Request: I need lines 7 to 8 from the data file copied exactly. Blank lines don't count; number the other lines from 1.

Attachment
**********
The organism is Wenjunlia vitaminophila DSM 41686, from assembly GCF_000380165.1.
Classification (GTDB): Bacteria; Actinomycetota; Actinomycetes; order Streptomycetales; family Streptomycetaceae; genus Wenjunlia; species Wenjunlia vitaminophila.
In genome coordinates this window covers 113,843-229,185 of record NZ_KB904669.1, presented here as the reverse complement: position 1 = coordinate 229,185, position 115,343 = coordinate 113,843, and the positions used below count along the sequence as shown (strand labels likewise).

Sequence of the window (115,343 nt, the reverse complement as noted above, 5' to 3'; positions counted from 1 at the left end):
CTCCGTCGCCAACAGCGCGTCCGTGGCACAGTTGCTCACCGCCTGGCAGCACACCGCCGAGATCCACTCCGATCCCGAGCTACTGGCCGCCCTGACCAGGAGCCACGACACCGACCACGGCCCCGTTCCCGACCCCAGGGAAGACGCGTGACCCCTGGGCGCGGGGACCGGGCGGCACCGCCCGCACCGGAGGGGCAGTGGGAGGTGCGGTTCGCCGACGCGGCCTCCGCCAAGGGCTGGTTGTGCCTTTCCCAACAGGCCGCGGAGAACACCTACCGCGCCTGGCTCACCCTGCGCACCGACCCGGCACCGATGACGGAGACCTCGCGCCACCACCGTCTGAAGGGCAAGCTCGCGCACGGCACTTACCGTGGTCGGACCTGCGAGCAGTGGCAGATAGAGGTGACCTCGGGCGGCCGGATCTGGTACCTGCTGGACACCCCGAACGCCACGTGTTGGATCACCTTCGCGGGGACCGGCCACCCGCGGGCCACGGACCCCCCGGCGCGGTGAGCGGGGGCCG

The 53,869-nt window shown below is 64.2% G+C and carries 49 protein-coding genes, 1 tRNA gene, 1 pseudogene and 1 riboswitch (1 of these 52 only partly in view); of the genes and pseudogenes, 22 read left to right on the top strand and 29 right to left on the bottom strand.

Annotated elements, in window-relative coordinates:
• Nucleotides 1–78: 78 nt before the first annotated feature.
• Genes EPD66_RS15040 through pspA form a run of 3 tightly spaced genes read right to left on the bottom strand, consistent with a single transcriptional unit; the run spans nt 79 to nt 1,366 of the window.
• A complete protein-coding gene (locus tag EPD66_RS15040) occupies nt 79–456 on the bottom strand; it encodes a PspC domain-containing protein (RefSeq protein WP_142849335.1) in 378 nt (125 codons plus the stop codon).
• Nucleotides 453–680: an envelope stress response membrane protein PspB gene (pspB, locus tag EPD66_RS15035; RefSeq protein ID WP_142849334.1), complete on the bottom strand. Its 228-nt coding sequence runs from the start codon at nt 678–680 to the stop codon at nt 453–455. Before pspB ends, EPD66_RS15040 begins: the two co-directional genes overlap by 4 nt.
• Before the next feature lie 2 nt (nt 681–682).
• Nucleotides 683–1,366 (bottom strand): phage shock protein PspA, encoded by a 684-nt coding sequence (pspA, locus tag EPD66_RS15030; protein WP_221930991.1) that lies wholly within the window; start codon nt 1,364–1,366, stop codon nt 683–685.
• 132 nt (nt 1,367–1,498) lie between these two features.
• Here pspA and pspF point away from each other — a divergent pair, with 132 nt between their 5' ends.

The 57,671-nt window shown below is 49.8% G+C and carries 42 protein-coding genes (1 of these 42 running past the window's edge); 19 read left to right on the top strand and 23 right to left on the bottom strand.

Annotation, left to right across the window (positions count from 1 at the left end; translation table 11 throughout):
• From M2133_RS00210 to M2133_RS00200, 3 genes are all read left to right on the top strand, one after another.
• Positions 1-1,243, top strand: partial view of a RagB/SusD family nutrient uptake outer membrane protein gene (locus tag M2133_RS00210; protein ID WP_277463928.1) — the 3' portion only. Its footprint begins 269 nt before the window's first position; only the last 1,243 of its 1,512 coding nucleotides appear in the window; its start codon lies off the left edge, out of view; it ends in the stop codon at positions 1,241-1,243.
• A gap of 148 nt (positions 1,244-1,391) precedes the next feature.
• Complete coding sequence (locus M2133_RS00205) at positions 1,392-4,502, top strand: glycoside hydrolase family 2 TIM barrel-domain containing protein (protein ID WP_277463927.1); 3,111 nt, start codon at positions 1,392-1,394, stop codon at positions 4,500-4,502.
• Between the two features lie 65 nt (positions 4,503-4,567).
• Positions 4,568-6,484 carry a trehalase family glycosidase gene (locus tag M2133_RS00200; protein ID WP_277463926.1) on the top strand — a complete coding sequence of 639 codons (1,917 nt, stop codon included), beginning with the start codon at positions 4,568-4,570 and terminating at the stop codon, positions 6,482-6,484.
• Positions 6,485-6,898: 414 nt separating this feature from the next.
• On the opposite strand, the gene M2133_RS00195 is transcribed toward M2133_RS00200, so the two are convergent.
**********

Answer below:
Annotated elements, in window-relative coordinates:
• Nucleotides 1–78: 78 nt before the first annotated feature.